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I’ve fought depression since I was ten years old. It is a soul-sucking, numbing emotion that leaves you empty to the core.

Depression comes in many forms. Sometimes it joins forces with anxiety—a sharp pang of fear giving way to crushing despair. Other times it starts as a simple whisper—a listless idea, the thought that nothing really matters after all. Over time, you become lost in the void. At its worst, depression leaves me numb to the world, screaming to feel anything but hollow. Words fade into the void. Everything is meaningless.

Five years ago, I began a painstaking trek toward mental health. Every inch has been an uphill battle. Through counseling, physical health, and life design, things began to get better. These days, I’m healthy a lot more than I am depressed. I’ve gone from being 80% unhappy to 20%. Clinically, I’m a success story.

That doesn’t mean the depression is gone. Sometimes it comes back to visit. A hollow ghost of the pain of the past, it returns to suck at my soul like a Dementor. No matter how healthy I’ve become, I can’t escape the fact that I am genetically predisposed to depression.

Many people sink into their depression. They hide indoors, eat, and watch television to numb the pain. I have a very different but equally destructive approach. My coping mechanism is to throw myself into busyness. If I can schedule every spare second, if I can be twice as productive today as I was yesterday—I can avoid the void. My depression goes away if I don’t leave it any time in the day.

But that’s not a very effective coping mechanism. It leads to stress and burnout. What started as an escape route from depression turns into beeline to anxiety.

Two days ago, I was feeling the worst I had in a while. I had run out of motivation to push forward. “Just one more project!” my mind screamed. “Just write one more blog post! Or do the dishes! Or make a milestone on a goal!”

But my motivation had run completely dry. The problem was, as I tried to stop, I found myself sinking into depression and a strange guilt. “Shouldn’t I be productive?” my mind thought.

Somewhere deep in my mind, I heard the voices of the people who love me. They were telling me to take a rest. Take a break. Let myself be. So I grabbed my longboard (physical exercise seems to combat depression for me) and skated off toward the river.

I sat down on a bench. The river was peaceful and quiet. It was a beautiful fall day. The setting sun glinted off the water and shone in patches through the brilliant orange leaves.

The scene was serene, but my mind was chaos and pain. I immediately opened my laptop and tried to write, but nothing was there.

I realized I needed to relax. So I did the only thing that made perfect sense.

Shutting my laptop, I set an alarm on my phone for 15 minutes later. My body and mind needed to relax and unwind. It was time to practice mindfulness.

I allowed myself to think about the negative thoughts that were rushing through my mind. They were loud and terrifying, but I knew I needed to accept them. For several minutes, I allowed myself to fully experience those thoughts and feelings. “This is truly how I feel in this moment,” I said.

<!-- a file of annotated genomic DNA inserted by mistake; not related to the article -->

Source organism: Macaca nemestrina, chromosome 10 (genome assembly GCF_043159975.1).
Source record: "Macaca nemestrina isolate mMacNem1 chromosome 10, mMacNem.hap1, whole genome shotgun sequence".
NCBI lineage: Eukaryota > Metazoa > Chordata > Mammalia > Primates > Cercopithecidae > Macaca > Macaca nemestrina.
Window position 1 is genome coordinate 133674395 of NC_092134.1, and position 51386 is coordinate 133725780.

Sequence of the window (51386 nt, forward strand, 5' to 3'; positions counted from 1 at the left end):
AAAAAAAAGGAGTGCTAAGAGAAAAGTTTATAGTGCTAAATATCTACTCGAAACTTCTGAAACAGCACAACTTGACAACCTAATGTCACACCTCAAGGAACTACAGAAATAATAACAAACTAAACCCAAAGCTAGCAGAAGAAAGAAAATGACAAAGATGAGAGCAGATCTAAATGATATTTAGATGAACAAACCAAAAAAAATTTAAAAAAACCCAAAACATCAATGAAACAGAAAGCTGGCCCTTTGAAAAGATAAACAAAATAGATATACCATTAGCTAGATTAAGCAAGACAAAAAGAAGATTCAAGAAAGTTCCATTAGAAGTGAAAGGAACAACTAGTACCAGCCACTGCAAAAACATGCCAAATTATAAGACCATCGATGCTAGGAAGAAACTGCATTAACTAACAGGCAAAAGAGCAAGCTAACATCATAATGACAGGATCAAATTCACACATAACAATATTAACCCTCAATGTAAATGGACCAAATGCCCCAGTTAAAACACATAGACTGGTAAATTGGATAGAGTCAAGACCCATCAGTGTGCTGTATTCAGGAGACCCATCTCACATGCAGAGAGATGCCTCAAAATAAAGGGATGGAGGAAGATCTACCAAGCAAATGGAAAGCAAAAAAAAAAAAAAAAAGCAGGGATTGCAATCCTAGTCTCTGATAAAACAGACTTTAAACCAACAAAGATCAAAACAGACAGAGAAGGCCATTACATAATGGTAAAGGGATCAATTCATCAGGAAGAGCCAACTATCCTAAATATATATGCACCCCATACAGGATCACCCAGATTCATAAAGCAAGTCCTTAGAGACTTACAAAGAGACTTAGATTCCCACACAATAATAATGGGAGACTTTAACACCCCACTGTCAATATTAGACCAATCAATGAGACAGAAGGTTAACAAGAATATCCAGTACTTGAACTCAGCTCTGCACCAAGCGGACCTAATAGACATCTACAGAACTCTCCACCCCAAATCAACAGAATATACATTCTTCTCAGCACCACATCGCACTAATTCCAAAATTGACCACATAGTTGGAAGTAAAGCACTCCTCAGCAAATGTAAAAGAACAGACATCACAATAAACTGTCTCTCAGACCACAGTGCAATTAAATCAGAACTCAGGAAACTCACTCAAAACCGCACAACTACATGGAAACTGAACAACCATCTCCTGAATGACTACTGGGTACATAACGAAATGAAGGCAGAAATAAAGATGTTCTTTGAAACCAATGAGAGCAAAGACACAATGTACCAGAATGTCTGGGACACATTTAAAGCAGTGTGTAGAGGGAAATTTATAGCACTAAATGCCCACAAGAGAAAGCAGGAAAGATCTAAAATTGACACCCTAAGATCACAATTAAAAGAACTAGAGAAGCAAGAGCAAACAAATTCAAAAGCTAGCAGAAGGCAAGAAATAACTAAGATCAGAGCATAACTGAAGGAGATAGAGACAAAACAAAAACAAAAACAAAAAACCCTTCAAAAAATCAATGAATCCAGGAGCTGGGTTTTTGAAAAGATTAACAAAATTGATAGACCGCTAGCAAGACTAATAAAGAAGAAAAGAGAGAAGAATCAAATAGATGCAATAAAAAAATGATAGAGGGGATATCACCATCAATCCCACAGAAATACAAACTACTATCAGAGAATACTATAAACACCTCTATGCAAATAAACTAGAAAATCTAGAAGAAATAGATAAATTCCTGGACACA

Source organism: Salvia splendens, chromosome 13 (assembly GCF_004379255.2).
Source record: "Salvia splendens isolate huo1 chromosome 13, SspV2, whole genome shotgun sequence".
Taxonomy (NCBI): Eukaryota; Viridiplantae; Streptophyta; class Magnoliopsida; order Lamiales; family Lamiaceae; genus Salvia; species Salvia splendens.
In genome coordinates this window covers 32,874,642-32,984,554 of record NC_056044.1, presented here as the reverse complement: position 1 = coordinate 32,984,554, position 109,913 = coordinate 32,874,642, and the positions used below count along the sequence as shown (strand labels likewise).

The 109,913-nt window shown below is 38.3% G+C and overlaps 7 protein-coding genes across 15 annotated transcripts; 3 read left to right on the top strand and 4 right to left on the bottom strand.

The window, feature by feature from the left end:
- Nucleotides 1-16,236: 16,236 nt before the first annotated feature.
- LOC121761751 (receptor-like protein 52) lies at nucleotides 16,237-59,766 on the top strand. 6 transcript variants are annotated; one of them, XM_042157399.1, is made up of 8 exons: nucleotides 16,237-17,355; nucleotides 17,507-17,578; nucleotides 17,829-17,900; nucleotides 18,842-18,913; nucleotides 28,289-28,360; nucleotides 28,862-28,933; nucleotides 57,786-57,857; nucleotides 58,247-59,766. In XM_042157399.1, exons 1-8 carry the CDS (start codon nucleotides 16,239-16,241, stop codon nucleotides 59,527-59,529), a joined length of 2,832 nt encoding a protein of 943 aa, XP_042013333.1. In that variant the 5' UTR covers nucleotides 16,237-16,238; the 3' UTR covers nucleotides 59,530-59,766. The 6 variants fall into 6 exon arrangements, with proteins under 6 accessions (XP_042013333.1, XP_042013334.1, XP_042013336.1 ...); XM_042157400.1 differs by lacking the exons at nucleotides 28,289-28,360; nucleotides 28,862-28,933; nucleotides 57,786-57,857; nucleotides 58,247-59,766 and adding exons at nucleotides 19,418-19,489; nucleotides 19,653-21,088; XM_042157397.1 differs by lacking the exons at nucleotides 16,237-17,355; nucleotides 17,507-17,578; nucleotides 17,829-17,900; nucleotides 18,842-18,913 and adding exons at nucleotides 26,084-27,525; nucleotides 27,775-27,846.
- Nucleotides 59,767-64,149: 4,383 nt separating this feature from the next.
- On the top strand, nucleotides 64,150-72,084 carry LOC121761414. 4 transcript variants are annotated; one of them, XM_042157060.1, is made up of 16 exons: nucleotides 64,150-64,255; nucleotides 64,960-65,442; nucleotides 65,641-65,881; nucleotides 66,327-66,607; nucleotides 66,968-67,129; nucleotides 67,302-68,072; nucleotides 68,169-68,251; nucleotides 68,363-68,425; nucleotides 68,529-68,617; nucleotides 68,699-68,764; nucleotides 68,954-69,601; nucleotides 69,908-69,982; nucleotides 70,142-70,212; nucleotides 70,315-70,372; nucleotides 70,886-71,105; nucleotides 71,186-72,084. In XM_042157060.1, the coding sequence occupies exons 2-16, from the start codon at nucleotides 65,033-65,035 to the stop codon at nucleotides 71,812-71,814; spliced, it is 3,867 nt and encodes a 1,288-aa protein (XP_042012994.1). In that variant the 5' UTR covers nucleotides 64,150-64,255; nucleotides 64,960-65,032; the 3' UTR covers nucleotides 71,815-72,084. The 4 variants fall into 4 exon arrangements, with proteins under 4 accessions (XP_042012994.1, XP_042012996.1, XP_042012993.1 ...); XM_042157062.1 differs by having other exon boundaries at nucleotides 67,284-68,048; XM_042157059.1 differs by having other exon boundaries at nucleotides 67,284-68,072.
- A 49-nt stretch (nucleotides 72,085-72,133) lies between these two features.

And then—once I had accepted how I was feeling—I chose to spend the rest of the 15 minutes simply observing. I looked at the leaves. They were brilliant. The edges looked sharp, but I knew their paper-thin texture would make them soft to the touch. They were not solid in color, but partially opaque. The sun shone through them in gradients, subsurface scattering causing a color collage that blended around their veins. The leaves had holes where the sun could shine through in all its brilliance.

The water was still, but still rippled. It was moving in one direction only. It was in no hurry—it would eventually arrive where it needed to be. Water does not need to rush, or to be busy. Water has an endless cycle to repeat, and an infinite number of places to visit. It may appear to dry, but it will never die.

Near the water’s edge was a fence. It was crafted from roughly hewn boards that were stained a dark brown, both by sealant and by time. Its boards were connected in an overlapping pattern. Top, bottom. Top, bottom. The fence was cracked in several places, yet it held.

I breathed in the air. It was crisp and fresh. The cold was just beginning to set in, and there was moisture beginning to collect on the ground. You could taste the crisp nitrogen on your breath. Perfect air for breathing—tainted with only the faintest hint of gas and pollution.

Suddenly, I began to feel thankful and at peace. I loved the water. I loved the leaves, the sun, even the fence. I was happy to be sitting on the bench and observing the display around me. My depression had faded, replaced with a deep mindfulness, a swelling gratitude.

My life—my one and only life—the one I had worked so hard to build, the life I had worked so hard to heal—had in one day begun to sink back into old habits and depression. But fifteen simple minutes saved my life. I was saved to live and breathe and love another day.

In the midst of pain and suffering, simply give yourself time. Space to breathe, create, think. Open air is waiting for you. Even if you need to schedule it.

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